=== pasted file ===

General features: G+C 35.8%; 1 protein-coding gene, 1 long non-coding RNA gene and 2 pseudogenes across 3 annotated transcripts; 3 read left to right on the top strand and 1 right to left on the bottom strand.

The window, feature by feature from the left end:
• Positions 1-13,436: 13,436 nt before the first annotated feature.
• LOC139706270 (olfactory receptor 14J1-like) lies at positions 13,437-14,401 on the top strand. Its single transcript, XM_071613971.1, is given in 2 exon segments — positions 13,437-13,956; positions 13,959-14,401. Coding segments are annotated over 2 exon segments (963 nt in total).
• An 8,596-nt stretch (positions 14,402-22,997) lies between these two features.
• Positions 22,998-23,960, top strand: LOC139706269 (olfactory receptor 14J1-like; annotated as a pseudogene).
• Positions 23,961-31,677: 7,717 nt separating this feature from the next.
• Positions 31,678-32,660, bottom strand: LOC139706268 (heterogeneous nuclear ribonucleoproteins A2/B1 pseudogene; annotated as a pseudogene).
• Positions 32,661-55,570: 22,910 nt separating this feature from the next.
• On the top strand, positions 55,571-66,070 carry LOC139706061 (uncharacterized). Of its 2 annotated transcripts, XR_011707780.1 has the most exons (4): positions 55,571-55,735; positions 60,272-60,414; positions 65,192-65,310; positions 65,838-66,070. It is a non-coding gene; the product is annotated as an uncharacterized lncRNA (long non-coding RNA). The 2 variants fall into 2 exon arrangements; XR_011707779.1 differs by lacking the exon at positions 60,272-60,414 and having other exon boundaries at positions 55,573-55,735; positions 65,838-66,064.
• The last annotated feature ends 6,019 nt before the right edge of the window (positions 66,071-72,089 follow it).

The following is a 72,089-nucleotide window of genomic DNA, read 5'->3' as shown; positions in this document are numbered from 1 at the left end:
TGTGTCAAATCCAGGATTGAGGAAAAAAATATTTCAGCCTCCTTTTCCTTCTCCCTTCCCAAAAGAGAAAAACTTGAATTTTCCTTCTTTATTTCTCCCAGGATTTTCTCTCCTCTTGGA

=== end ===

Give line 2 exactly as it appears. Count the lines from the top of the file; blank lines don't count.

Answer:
The window, feature by feature from the left end: